and a single elegant ‘evening’ outfit: dark suit for men, little black dress for women.
Bring a winter coat or two…and stop.
While Parisians have a well-deserved reputation for stylishness, in reality they dress in deceptively basic ensembles that revolve around a tight constellation of colors: black, white, grey, navy. The reasons for this are many: they live in the afore-mentioned small apartments. Closet space is precious. Versatility is essential. Simplicity is required. Nobody knows how many white shirts you own if you wear them everyday. Just make sure the quality is good and the shirt fits. (Or you could just show up here with the clothes on your back and send me an email. I can steer you to quality, value-oriented vendors where you can get locked and loaded with the basics, whatever your budget.)
Furthermore, Paris is a walking city and a wet city. Fashion is often secondary to function, but style is always a priority, ergo the Parisian fixation with scarves: they bounce up a basic outfit, can be stored easily, and can be purchased inexpensively at street markets everywhere. (You can also splash out for Hermes, but make sure the rest of your outfit is comparable in quality.)
So you’ll spend less on clothes here, especially if you learn where and when to shop, and how to dress for the city. (Think vintage stores, twice yearly sales, and simple.)
I’ve also mentioned the numerous and frequent farmers markets in Paris. Fresh and often organic fruits and vegetables are abundant and delicious. If you’re vegetarian or leaning that way, you can spend 20 to 50 euros a week on groceries and live well. Cheese, well, that can cost you, but you’ll learn to manage your luxuries and still stay on budget.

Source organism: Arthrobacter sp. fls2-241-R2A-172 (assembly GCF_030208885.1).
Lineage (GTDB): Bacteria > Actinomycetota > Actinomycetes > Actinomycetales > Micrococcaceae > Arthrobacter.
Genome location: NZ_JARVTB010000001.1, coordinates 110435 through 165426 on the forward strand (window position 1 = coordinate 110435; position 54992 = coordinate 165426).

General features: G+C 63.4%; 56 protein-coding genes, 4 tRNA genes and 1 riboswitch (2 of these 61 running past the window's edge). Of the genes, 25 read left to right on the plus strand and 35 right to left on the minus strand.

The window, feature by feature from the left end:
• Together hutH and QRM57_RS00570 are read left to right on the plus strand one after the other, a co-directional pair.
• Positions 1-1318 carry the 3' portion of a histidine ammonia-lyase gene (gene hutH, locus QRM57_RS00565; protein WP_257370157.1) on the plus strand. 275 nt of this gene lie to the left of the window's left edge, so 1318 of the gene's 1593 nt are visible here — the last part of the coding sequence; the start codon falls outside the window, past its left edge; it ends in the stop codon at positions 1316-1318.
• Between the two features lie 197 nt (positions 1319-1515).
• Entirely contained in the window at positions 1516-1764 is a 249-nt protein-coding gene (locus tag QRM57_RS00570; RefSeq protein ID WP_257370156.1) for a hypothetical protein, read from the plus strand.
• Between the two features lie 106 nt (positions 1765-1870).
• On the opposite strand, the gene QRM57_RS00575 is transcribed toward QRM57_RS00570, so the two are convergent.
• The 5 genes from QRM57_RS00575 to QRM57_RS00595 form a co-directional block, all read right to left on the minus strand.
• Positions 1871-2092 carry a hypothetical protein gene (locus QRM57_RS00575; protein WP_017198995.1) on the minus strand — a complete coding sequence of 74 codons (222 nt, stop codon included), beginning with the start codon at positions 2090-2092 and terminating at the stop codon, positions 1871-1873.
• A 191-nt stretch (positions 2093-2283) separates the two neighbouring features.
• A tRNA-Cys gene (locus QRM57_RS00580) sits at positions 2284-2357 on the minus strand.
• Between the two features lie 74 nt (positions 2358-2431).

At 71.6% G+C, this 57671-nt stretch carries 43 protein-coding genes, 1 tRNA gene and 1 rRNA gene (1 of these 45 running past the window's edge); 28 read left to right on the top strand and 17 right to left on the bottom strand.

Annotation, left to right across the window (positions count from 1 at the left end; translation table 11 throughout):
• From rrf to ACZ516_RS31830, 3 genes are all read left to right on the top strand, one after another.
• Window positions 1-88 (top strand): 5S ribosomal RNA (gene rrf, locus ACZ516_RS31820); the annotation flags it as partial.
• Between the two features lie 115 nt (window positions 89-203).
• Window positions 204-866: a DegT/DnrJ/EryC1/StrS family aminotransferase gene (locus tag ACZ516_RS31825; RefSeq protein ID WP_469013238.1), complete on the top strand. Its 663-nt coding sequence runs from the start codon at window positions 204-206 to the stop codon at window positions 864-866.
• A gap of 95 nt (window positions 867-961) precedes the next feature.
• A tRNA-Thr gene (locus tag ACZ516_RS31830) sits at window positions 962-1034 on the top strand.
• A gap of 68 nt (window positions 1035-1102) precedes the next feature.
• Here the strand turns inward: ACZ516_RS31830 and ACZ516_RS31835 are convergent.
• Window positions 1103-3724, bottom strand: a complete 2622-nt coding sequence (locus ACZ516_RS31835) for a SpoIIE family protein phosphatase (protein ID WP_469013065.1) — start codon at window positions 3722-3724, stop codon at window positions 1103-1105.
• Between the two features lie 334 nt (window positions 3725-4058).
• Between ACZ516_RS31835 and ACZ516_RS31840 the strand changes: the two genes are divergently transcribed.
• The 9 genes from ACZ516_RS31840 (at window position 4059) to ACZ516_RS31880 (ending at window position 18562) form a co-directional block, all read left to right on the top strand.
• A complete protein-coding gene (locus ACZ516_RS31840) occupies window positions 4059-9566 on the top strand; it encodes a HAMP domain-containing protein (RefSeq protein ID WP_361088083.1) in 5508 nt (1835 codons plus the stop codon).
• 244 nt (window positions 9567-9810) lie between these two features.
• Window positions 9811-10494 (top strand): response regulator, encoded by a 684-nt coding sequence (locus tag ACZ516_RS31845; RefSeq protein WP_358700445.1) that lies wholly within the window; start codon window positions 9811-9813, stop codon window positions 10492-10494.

The wine is incredible and incredibly inexpensive. So is the fresh bread. So are the desserts. When you’re ready to eat out, turn to your favorite local pizzeria and enjoy. (The French eat more pizza than the Italians, by the way.)
Parisian restaurants can hurt price-wise, but the food is often unforgettable. So, again, be selective. Locals can steer you to the best off-the-beaten track establishments. You also have the low to no-cost option of buying a bottle of wine, a wedge of cheese and a baguette and doing what the Parisians do, namely, going to sit on the river, savor the flavors, and watch the sun set on the Seine. It ain’t exactly awful.
The caveats I mentioned earlier may be obvious but warrant consideration. You will need to have a valid passport, at least emergency health insurance (World Nomads), money in the bank and preferably a regular, passive source of income. (Visitor visas do not permit you to own or invest in a business or get a job in France. ‘No commercial activity’ is the official phrase, which obviously doesn’t apply to authors.)
You will most likely need to make a ‘reconnaissance trip’ here in advance in order to open a bank account in France and rent an apartment. The lease will be part of your visa application. A French phone and an account with EDF (the electric company) will also be on the horizon for you, but these are routine and straightforward issues to address.
To summarize, my wife and I eat better, live better, and are more productive here in Paris. Our health is better because of the quality of food and because the city is laid out for walking and for living, not for cars and not for capitalism, even though it flourishes here just the same.